Sunday, November 8, 2015

Meet the Press

It was in a section about "journalism," and they called it "When Photographs Become Evidence." Clearly, the Times (and writer Niko Koppel) thought it was about the power of the photograph to tell the story.  

And yeah, it was.  After all, it's the photos of cops arresting a teenage girl in the South Bronx (and of the cops attacking him for taking them) that led to one of the cops slamming Times freelance photographer Robert Stolarik (he was on assignment at the time) having his camera slammed into his face, getting slammed to the ground and kicked. Then, of course, he was arrested, held several hours (not longer, one suspects, because the Times) and charged with obstructing governmental administration, disorderly conduct, harassment and resisting arrest.  That was back in August.  

But the photos did change things, and that's the point of the latest Times story
The decision to drop charges against Robert Stolarik for interfering with an arrest he had been photographing in the Bronx in 2012 and instead to prosecute an arresting officer came after prosecutors scrutinized the physical evidence: Mr. Stolarik’s digital images.
. . .
What Mr. Stolarik did not realize then was that a sequence of 60 photographs he took leading up to his arrest would provide crucial evidence that not only resulted in having prosecutors drop the charges against him, but also charge one of the arresting officers instead. Last month, Officer Michael Ackermann was convicted of falsifying a record to justify the arrest of Mr. Stolarik.
“Photos played a major role in the prosecution,” said Pishoy Yacoub, a Bronx assistant district attorney. “The stills, one after the other, show the action like a cartoon flip book.”
There's more, and if you're a criminal defense lawyer or interested in the technology of metadata it's worth your time.  (And the photos and video embedded in the article are worth viewing regardless.)

But there are other stories here, too.  After all, there were bunches of cops on the scene.  At least six were in a scrum on top of Stolarik while he was on the ground.  Because he didn't put his camera away like a good boy when the police didn't want to be watched as they down a teenage girl. None of those cops tried to prevent the arrest.  None of them tried to get Ackerman to back off.  None of them insisted on telling a story that would conflict with Ackerman's.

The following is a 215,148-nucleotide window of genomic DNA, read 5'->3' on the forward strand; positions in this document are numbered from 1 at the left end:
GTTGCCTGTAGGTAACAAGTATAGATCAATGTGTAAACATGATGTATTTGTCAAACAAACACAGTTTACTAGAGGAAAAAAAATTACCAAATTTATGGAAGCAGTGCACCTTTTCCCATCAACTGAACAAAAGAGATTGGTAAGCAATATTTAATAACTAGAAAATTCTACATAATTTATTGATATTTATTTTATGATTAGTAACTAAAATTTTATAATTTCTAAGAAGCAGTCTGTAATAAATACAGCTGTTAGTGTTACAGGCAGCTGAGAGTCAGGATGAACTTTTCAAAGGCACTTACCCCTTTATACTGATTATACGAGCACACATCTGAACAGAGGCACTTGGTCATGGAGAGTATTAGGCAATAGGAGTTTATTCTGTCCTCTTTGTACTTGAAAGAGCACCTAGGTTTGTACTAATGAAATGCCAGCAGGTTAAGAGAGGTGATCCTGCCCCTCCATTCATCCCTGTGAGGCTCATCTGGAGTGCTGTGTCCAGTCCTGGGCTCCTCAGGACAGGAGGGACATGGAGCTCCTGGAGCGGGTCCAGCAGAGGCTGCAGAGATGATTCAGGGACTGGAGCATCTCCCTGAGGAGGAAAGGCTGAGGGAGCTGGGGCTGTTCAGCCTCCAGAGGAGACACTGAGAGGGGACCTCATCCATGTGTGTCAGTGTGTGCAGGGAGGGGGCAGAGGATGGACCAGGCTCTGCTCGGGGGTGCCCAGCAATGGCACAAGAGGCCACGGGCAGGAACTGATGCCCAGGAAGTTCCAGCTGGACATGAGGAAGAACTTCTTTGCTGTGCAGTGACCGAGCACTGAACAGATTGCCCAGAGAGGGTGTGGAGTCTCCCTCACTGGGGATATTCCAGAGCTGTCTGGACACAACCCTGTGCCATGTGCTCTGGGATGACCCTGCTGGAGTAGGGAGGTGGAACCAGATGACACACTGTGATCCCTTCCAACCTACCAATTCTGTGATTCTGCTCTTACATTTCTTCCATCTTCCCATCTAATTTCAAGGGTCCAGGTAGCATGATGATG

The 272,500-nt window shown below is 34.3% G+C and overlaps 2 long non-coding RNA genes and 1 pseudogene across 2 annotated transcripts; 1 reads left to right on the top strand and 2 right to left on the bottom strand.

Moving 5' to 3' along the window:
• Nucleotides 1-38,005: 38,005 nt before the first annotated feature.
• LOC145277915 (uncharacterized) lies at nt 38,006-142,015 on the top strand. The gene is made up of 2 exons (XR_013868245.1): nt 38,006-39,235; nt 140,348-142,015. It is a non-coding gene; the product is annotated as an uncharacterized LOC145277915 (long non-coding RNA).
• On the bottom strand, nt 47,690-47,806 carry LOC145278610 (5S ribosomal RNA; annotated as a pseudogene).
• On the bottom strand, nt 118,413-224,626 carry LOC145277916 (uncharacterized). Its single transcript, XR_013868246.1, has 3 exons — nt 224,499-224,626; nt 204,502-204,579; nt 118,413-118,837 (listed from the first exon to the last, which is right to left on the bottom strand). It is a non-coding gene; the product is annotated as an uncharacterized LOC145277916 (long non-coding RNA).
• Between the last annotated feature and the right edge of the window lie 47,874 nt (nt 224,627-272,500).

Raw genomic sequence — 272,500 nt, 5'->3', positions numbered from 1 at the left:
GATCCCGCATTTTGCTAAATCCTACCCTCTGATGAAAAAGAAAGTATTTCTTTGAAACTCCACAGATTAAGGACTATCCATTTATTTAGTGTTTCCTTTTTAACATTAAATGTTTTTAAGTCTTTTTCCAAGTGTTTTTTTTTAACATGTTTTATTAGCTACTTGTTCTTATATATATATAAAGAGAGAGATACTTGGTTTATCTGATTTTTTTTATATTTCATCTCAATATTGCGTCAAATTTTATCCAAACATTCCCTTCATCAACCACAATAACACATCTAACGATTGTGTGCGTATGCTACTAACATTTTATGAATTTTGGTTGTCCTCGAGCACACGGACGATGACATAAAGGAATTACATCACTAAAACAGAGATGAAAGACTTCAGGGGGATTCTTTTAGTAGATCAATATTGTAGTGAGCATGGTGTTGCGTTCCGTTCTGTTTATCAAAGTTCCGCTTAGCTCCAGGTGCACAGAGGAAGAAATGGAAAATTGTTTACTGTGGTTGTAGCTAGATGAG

That's not one bad cop.  It's a bunch of them.  Even if only one got charged and convicted.

And there's another story.  Maybe more important.  After all, we know there are bad cops out there,and we know there are supposedly good cops who cover for the bad ones.  That's not news.  No longer man bites dog.  It's just another day.  Same old shit.

No, this last story is about fantasy.  It begins with what you know (if you've been paying attention) happens out on the streets.
“Nobody gets arrested for taking pictures because there is no such charge,” said Mickey Osterreicher, who is general counsel for the National Press Photographers Association. “Photography is not a crime, so the charges we normally see are disturbing the peace, disorderly conduct, obstruction of governmental administration, loitering, trespassing and resisting arrest.”
Sure.  It happens to photographers with Press Cards stuck in their fedoras or whatever the 21st Century version of that might be.  And it happens to the folks who get too mouthy and end up attacking the officer's fist with their face.  Or who get shot for . . . .  Hell, you know the routine.